If there is one thing I have believed about being a United States citizen and living in this country, it is the basic premise that all of us are innocent until proven guilty.
Police and judges are human and make mistakes, but they are not the norm. They are not what we believe in. Indeed, that is why they are considered mistakes.
What is happening in Cook County right now is not a mistake. It is a systematic perversion of justice. The county is arresting large numbers of people on drug offenses, putting many of them in jail without the evidence to convict them. This leaves many with an arrest record that will cripple them for the rest of their lives.
In Cook County last year, “60 percent of Class 4 felony [drug] possession charges were dropped or dismissed prior to trial,” according to the recently released final report of the Illinois Disproportionate Justice Impact Study Commission.
More than half of all those arrested are, in effect, accused of something for which evidence does not exist or is not presented.
The report continues, “This gap in processing of the facts of each case was magnified by an average of three weeks following arrest that defendants awaited preliminary hearing, many of whom were detained in jail. The short-term and long-term disruptive effects of the arrest and potential detention on the lives of the defendants cannot be overstated.”
For this bureaucratic language, substitute “lives maimed.”
Co-chaired by State Sen. Mattie Hunter and State Rep. Arthur L. Turner, the commission was created to “study the nature and extent of the harm caused to minority communities through the practical application of state drug laws and . . . to address the disproportionate impact [of such] laws.”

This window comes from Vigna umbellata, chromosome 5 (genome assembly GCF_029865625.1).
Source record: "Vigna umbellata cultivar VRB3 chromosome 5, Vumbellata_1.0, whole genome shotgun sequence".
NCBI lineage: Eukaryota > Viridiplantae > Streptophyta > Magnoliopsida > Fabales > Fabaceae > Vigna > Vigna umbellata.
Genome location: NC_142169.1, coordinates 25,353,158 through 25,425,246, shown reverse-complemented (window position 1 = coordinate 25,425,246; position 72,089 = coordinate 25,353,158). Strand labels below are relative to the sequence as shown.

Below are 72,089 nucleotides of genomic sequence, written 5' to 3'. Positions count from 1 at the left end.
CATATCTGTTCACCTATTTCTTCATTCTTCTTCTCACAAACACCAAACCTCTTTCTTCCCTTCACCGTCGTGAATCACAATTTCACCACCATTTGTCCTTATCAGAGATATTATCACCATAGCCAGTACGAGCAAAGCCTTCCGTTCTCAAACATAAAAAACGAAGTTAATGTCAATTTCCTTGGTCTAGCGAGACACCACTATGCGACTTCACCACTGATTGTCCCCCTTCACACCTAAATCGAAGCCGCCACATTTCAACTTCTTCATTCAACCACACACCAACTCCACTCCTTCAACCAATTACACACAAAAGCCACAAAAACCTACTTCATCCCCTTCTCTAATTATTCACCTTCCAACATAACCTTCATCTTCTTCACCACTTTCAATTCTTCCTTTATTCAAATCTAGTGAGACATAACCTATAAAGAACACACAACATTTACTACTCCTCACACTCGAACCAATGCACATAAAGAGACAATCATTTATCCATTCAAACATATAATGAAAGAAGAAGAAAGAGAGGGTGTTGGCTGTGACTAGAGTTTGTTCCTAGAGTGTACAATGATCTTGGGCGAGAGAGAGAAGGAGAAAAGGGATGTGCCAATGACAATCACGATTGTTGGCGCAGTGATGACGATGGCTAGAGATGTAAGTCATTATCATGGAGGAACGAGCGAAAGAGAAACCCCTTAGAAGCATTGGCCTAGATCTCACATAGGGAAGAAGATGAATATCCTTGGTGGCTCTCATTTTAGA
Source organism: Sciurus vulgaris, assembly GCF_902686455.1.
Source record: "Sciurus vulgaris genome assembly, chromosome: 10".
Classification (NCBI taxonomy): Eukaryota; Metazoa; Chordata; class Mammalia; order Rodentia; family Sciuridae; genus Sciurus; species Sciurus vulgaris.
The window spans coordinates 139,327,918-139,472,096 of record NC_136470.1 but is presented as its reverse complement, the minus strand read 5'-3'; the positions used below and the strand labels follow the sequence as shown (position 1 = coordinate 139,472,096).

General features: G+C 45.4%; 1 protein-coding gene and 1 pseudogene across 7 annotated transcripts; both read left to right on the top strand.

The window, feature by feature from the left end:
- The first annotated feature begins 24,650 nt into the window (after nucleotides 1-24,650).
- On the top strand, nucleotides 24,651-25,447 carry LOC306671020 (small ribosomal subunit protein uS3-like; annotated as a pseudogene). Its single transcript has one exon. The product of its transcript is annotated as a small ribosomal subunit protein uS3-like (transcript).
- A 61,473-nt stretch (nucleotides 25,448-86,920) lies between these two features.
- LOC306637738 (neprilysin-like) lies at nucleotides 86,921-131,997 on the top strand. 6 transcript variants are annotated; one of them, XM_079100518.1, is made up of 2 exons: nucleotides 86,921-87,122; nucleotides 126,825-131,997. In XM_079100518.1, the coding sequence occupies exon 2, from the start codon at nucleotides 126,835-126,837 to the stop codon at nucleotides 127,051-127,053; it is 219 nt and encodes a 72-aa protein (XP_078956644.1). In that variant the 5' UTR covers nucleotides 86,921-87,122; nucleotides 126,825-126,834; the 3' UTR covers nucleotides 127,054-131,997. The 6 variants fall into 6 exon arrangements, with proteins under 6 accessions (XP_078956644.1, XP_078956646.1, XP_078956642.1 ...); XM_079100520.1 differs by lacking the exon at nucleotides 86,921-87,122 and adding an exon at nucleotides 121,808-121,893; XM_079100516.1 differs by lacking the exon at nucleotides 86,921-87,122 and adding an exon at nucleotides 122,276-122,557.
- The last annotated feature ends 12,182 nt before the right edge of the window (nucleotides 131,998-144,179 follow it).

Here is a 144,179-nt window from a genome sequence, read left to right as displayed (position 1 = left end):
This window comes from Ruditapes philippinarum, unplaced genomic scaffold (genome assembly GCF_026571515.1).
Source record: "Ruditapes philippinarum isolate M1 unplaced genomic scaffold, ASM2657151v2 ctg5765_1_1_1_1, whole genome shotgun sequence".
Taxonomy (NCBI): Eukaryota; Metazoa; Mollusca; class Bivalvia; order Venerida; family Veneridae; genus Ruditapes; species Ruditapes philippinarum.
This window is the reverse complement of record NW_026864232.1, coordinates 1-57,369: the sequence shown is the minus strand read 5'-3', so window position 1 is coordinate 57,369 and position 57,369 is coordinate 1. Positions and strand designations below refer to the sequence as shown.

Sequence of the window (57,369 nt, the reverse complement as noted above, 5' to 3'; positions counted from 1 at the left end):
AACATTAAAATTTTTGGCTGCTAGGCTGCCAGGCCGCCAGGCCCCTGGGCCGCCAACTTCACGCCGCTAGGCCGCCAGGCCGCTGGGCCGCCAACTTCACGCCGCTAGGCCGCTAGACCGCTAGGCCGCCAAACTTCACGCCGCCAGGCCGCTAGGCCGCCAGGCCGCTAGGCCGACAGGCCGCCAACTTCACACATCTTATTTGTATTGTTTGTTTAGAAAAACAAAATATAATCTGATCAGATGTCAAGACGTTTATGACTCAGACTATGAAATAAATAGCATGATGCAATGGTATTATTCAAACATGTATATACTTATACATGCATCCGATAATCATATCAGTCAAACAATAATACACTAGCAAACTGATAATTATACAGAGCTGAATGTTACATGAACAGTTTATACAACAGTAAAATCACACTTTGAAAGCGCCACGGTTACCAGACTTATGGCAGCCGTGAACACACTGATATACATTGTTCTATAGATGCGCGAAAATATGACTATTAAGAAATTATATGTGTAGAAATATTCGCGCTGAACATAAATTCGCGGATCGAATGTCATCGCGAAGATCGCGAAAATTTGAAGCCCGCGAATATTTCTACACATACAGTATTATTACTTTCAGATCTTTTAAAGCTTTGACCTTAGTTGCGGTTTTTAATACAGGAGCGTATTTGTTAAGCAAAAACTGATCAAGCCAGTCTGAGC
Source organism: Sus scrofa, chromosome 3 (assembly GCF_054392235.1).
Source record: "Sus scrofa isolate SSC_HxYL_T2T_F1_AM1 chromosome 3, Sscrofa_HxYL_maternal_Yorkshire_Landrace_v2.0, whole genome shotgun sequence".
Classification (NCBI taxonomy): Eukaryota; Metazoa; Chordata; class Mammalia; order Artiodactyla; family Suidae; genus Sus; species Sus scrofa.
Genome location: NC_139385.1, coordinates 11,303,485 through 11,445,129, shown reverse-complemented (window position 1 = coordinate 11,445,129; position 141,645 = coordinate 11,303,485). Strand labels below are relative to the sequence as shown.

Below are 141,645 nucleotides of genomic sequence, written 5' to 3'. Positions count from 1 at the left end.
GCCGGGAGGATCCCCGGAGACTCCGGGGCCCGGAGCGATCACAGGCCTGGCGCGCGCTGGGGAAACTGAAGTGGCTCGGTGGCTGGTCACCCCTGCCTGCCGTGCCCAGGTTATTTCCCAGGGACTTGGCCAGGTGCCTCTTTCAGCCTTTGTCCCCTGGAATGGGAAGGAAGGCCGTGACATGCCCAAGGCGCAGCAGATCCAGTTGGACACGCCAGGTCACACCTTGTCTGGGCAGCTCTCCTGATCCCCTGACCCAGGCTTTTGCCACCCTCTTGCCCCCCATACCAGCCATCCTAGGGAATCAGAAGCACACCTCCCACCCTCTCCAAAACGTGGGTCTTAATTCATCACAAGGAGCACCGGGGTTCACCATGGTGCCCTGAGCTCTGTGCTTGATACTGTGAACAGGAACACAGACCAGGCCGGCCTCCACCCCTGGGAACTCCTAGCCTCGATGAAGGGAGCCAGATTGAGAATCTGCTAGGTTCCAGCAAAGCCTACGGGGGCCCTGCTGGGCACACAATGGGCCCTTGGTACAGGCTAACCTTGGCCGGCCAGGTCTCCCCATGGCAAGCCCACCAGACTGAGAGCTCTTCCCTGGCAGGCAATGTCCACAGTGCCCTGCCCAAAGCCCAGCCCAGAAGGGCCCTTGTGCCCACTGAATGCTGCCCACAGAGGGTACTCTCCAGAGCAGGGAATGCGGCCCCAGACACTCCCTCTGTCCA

The report documents that the U.S. has become a “prisoner nation,” incarcerating a higher proportion of its population than any other country.
Much of the surge has been due to drug arrests, many for low-level possession. The impact falls disproportionately on African Americans, even though drug use is virtually the same for all racial groups.
The system does not need to make things worse.
The State’s Attorney’s office could review felony cases for drug charges before allowing them to go to court.
This would provide a disincentive for police to pick up people on the street without clear probable cause.
Though this is one of the recommendations of the commission, those who might sponsor legislation deem it too difficult to get through the Illinois General Assembly.
The bill that will be advanced this year, HB 298, would broaden the discretion of courts to permit the sealing of the arrest record when charges are dropped or convictions not obtained.
This is not enough. Records should be sealed automatically for those with or without prior convictions.
As the bill is now written, individuals would still have to hire a lawyer and go to court to get an arrest removed from their record. How many will know how, and why, this must be done and be able to afford it?
But HB 298 is a step forward, and we commend Rep. Constance Howard for her leadership in sponsoring it.
“Innocent until proven guilty” is a bedrock principle of justice in this country. We must make sure it is being upheld in Cook County.
Rev. Alexander E. Sharp is executive director of Protestants for the Common Good, an Illinois faith-based education and advocacy organization.